Wash Your Hands on Global Handwashing Day and Beyond

WASHINGTON, DC – Global Handwashing Day is October 15. The annual observance was established by the Global Handwashing Partnership in 2008. The Partnership is a coalition of private sector entities, academic institutions, government agencies, and non-governmental organizations that collaborate to promote handwashing.

Global Handwashing Day is October 15 - the annual observance was established by the Global Handwashing Partnership in 2008I thought that responsibility belonged to my parents.

“Don’t touch anything with your dirty hands. Go wash them with soap and water.”

“Make sure to wash your hands after using the bathroom.”

“It’s time for supper. Go wash your hands before you come to the table.”

“You’ve been feeding the chickens. Go wash your hands.”

I heard “Go wash your hands” so often that I thought it was one of the Ten Commandments. My grandparents always told me the same thing, so that pretty well confirmed my thinking.

If handwashing is that well-understood, do we really need a global coalition to promote it?

The answer is “yes,” and here are a few reasons why from National Today.

  • Only 60% of the world’s population has access to a basic handwashing facility.
  • More than 10 million people in 17 different countries lack proper handwashing facilities.
  • Only one-tenth of one percent of households in Ethiopia, for example, have immediate access to soap and clean water with which to wash their hands.
  • Handwashing is essential to containing the spread of the Coronavirus and numerous other communicable diseases.

The Centers for Disease Control and Prevention says that “handwashing with soap and water is one of the most effective ways to stop the spread of germs and stay healthy.” They claim that “Keeping hands clean can prevent 30% of all diarrheal diseases and 20% of respiratory infections, such as a cold or the flu.”

Handwashing with soap removes germs from hands. This helps prevent infections because:

  • People frequently touch their eyes, nose, and mouth without even realizing it. Germs can get into the body through the eyes, nose, and mouth and make us sick.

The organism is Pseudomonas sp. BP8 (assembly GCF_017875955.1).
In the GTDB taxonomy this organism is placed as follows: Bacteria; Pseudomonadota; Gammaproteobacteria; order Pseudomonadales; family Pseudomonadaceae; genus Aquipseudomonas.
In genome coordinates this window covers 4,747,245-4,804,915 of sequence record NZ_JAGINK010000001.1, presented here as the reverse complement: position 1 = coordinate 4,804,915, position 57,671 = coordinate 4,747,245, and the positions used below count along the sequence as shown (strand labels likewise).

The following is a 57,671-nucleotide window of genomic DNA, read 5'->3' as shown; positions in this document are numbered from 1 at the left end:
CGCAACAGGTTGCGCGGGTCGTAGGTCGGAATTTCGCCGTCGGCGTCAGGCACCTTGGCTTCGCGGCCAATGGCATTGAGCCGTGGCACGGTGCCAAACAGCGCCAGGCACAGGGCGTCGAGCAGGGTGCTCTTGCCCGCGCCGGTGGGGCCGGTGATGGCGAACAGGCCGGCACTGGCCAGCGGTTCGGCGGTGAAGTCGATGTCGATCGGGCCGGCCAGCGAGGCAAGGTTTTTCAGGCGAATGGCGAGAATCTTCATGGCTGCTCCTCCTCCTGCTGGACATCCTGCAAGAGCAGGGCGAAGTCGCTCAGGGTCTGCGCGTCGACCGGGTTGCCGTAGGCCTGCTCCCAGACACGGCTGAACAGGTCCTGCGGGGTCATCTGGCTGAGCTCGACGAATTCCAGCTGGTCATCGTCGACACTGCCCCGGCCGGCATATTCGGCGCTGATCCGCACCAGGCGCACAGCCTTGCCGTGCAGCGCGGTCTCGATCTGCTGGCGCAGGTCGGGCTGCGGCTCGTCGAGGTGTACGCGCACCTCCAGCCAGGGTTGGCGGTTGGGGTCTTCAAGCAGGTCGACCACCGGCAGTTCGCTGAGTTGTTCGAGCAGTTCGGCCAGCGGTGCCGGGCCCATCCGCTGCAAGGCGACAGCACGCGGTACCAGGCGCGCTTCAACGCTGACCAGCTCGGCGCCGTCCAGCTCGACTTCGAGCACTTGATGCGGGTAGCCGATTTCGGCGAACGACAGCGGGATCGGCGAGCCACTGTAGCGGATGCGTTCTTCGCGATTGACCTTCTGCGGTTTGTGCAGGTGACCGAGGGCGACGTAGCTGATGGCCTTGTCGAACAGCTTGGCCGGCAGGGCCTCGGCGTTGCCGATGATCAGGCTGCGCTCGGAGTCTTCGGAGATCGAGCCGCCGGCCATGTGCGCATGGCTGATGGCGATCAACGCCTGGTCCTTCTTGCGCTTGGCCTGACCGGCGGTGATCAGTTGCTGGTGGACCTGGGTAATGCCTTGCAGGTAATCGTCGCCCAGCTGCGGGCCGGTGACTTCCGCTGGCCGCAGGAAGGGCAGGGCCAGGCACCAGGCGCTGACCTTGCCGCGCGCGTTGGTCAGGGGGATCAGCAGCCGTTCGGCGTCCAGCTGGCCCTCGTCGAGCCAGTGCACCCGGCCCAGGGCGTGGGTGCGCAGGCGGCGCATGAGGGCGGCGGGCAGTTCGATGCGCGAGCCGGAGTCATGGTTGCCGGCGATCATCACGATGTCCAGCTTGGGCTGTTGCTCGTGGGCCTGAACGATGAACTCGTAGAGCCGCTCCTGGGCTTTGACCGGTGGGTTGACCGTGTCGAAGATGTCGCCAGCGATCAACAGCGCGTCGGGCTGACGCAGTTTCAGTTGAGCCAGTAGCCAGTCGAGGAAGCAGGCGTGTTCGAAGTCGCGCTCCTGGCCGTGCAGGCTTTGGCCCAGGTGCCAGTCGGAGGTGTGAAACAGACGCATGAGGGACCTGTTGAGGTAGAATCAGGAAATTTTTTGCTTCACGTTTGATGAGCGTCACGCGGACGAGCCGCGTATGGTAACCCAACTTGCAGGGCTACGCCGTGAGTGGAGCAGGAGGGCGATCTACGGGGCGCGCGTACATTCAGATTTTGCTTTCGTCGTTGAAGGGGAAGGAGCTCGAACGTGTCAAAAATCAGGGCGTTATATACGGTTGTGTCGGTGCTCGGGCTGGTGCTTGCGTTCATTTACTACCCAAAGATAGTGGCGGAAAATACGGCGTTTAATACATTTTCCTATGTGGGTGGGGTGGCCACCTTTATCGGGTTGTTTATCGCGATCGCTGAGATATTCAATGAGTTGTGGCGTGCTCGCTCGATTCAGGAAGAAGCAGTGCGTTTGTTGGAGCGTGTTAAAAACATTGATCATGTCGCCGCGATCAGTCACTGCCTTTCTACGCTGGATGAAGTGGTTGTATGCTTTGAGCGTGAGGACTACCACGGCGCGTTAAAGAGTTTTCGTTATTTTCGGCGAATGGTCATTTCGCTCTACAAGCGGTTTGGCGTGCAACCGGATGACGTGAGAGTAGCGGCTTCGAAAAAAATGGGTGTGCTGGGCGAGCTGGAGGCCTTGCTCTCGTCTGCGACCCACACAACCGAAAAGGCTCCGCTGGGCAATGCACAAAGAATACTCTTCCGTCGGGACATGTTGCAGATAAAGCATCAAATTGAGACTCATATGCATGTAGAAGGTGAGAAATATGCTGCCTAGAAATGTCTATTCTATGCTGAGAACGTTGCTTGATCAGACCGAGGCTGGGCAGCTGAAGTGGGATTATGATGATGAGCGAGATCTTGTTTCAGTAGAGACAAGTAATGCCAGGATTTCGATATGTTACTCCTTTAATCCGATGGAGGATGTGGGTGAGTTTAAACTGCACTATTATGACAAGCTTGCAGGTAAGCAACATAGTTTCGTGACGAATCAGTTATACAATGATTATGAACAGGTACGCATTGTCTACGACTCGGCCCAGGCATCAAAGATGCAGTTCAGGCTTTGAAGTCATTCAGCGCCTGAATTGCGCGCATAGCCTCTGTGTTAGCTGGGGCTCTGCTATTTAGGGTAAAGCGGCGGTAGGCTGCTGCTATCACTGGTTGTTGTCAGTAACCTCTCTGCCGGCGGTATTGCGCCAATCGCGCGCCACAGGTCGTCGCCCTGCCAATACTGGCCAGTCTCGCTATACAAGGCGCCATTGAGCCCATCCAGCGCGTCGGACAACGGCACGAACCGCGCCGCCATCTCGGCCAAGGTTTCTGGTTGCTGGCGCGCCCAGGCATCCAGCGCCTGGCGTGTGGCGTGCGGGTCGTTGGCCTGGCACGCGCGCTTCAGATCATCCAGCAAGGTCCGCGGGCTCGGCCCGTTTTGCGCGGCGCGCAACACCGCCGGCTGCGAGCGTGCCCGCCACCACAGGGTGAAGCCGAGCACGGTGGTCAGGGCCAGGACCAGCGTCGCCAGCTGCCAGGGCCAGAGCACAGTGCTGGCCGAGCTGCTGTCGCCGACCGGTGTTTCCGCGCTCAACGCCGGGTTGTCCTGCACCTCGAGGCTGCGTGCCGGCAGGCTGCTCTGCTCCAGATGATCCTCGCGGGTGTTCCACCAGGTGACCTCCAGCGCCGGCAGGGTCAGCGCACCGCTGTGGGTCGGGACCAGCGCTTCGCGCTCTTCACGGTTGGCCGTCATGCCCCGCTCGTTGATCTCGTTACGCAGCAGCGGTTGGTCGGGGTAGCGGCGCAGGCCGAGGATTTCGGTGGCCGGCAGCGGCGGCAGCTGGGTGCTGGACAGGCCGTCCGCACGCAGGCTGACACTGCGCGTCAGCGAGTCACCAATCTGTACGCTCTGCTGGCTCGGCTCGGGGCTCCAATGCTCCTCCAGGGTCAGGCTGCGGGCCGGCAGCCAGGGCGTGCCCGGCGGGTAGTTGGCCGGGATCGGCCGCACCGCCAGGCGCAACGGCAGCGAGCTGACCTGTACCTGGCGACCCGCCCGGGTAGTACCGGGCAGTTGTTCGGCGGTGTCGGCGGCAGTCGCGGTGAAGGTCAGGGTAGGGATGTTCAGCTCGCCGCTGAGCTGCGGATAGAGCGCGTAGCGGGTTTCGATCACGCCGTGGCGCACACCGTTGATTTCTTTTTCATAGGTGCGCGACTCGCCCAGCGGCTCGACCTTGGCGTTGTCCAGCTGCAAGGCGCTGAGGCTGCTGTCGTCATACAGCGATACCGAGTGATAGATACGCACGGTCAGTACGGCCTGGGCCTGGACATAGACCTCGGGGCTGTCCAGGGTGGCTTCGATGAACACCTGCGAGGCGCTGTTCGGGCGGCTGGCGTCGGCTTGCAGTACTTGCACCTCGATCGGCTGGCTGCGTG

• Germs from unwashed hands can get into foods and drinks while people prepare or consume them. Germs can multiply in some types of foods or drinks, under certain conditions, and make people sick.
  • Germs from unwashed hands can be transferred to other objects, like handrails, tabletops, or toys, and then transferred to another person’s hands.
  • Removing germs through handwashing, therefore, helps prevent diarrhea and respiratory infections and may even help prevent skin and eye infections.

The CDC and others even say that how we wash our hands is important. Who knew that there is a right way (and all kinds of wrong ways) to wash our hands? Here’s a short video (0:55) that demonstrates the right way.

Notice that using soap is integral to doing the job right. That must be why my parents almost always added the admonition, “Don’t forget to use soap!”

It makes no difference if the soap is antibacterial. Studies indicate that antibacterial is no more effective than regular. Soap is important because, when combined with water, it creates a lather containing pockets of micelles that trap and remove potential disease-spreading dirt and other microscopic particles.

As it turns out, “Go wash your hands” is not one of the Ten Commandments. Nonetheless, my parents proved themselves to be pretty smart because they were insisting on handwashing years before a Global Handwashing Partnership existed.

Pray for the NGOs and faith-based organizations that work among those people who have been unaware of this simple measure that we take for granted to help ourselves stay healthy.


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